AGENCY 2003: Customer Publishing Agency of the Year - Best of the rest

Against a backdrop of declining advertising spend, the customer publishing market has grown by 18% over the past two years. The UK sector is now valued at a staggering £313m, and Mintel predicts that by 2007, it will have seen an 8% year- on-year increase since 2002, and be valued at £461m.

The latest ABC figures, released in August 2003, show that nine of the top ten ABC-audited magazines are customer titles, and National Readership Survey figures show that five of the ten most widely read magazines in the UK are customer titles.

Last year, some 79% of the UK population said they'd seen one of the 853 titles at some point.

"After a really tough 18 months, the market seems to have freed up a little," says Hilary Weaver, director of the Association of Publishing Agencies (APA). "Pitching activity has intensified during the course of the year, so the industry is more optimistic than at this time last year."

APA chairman Lisa Barnard agrees: "The majority of APA members experienced a very tough trading climate in the first quarter, a dire second quarter, but had a more upbeat third quarter and definite green shoots toward the end of this year. Most feel optimistic about 2004."

It seems there is good reason for such optimism. Having lost the AA, one of the UK's biggest customer publishing accounts, to Forward in June, John Brown Citrus Publishing (JBCP) bounced back by winning UK and US clients including JD Sports, Nickelodeon, Selfridges, VisitBritain, Bloomingdales, Nestle and the US Army. It grew its turnover by 22% to £42.4m in 2003, and forecasts a turnover of £51.8m for the year ending 2004.

JBCP also won critical acclaim for Carlos, the innovatively designed quarterly title it launched earlier this year for Virgin Atlantic's Upper Class passengers. Toward the end of 2003, its success was underlined by four APA awards.

Public sector work has been lucrative, especially for Redwood, which produces titles for clients such as the Welsh Development Agency, the British Council and the Department for Education and Skills (DfES). Teachers, the DfES title for 360,000 state-school teachers, was one of three APA award winners for the agency, carrying off Most Effective Internal Title.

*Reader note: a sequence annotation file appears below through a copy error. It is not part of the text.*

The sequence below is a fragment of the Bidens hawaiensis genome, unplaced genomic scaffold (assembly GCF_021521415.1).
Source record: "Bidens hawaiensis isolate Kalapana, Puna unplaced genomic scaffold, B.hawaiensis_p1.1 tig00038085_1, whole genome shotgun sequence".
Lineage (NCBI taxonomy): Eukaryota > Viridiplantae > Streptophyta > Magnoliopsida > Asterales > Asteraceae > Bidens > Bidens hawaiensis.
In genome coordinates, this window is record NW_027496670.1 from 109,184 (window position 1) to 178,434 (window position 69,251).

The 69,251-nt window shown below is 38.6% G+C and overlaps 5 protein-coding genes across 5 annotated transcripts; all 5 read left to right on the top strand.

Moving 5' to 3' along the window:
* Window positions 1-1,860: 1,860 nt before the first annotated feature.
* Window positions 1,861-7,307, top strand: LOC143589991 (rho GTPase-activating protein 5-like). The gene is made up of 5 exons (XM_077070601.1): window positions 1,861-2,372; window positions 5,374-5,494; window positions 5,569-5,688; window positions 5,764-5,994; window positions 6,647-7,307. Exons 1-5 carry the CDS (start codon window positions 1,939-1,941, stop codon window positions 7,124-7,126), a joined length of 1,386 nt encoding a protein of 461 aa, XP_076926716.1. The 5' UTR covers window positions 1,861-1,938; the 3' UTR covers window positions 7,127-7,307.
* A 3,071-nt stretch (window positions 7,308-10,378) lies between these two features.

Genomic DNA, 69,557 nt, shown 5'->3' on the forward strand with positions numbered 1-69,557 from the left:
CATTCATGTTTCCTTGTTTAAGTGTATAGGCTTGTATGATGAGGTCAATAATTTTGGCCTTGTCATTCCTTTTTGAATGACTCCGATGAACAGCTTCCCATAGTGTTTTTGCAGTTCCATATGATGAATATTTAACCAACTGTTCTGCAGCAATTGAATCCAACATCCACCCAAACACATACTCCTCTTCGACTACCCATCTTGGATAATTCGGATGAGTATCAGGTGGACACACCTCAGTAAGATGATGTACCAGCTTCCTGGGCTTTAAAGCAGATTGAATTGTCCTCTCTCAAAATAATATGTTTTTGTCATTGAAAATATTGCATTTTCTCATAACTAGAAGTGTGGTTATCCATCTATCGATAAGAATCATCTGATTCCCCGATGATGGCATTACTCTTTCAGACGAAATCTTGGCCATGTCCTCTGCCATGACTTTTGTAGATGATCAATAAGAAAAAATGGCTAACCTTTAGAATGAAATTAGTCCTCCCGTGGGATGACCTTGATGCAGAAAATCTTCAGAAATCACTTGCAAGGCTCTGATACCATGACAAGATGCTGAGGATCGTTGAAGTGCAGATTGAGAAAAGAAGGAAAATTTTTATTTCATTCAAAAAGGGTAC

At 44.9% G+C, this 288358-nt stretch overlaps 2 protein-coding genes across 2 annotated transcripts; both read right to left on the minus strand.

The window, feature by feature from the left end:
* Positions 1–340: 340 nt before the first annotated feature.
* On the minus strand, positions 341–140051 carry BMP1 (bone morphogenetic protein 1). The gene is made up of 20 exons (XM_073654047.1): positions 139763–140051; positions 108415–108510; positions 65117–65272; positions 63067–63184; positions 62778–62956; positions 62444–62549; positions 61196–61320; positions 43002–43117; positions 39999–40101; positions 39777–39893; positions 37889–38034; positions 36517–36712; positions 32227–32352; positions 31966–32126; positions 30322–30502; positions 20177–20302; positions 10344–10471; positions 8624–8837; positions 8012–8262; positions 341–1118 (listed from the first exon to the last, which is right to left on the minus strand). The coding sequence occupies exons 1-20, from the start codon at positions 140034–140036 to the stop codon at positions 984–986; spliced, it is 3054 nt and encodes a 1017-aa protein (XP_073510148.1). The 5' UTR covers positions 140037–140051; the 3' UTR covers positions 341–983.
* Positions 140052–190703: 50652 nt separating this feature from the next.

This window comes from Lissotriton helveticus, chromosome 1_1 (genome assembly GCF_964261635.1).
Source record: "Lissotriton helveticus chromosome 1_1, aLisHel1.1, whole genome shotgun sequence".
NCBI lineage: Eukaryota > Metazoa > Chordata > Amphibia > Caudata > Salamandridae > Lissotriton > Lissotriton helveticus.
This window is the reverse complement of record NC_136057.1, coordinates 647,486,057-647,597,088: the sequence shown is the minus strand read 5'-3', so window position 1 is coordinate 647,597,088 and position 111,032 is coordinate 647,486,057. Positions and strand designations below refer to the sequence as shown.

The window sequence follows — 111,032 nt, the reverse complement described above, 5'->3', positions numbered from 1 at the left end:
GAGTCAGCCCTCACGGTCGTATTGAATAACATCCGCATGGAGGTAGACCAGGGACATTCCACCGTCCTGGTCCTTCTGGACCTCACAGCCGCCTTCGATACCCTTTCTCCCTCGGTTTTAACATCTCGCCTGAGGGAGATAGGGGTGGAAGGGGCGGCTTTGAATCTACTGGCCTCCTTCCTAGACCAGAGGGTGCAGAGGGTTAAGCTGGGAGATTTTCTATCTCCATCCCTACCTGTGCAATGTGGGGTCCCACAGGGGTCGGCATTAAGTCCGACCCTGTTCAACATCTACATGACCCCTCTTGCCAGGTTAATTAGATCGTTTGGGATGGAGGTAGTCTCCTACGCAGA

Redwood won seven new clients, and former customers, including Dulux and Dollond & Aitchison have returned to the fold. However, it was dealt a blow by the exit of founder, chairman and chief executive Mike Potter in July to start Seven Publishing.

Haymarket Customer Publishing (HCP) has won new business from brands including Olympus, Halfords and Orange, while extending work for established clients Manchester United, the army and Rough Guides. The highlight of its year was winning UEFA as a client, for which it now publishes Champions in three languages.

Although it had a storming night at the APA awards, carrying off three plaques, the agency says 2003 has been a year of consolidation.

HCP this year announced a collaborative venture with the BBC's customer publishing division, which has become more commercial, having won the Tesco Personal Finance title from Forward.

Cedar finished the year on a high, taking the main Tesco business away from Forward. In spring 2004, Cedar will publish a single Tesco title - available to the supermarket's 13 million Clubcard holders.

Just Customer Communication had an eventful year. It suffered the departure of founder and chairman Julian Treasure, won business from shopping centre Bluewater, Miller Homes and Toyota, and increased work for Microsoft with a major title for the software giant's staff.

Potter, who has a unique perspective on the industry, having set up Redwood 20 years ago, believes measurement has become critical: "Those that invest as much in working out what they get from a customer magazine as they do in producing the magazine itself will be the ones that benefit."

One company that prides itself on being a marketing agency first and a publisher second is River. In its tenth anniversary year, it won ten pieces of business, including bonmarche, Virgin Trains and Travel for The Sunday Times.

Benefiting from the renewed interest in travel and solid performance of the luxury market is specialist Illustrated London News Group, which won Most Effective Travel and Leisure title for Orient-Express magazine at the APA awards after increasing circulation by 58%. The agency also won business from clients including VisitBritain and South West Trains.

The selection and pitch process for customer publishing agencies should become simpler from the new year, when marketers will be able to use agency search and selection specialist AAR, following a deal struck with the APA. "The decision to work with the AAR to handle pitches is a major step forward," says Barnard. "The industry has never felt as 'grown-up' as it does now."

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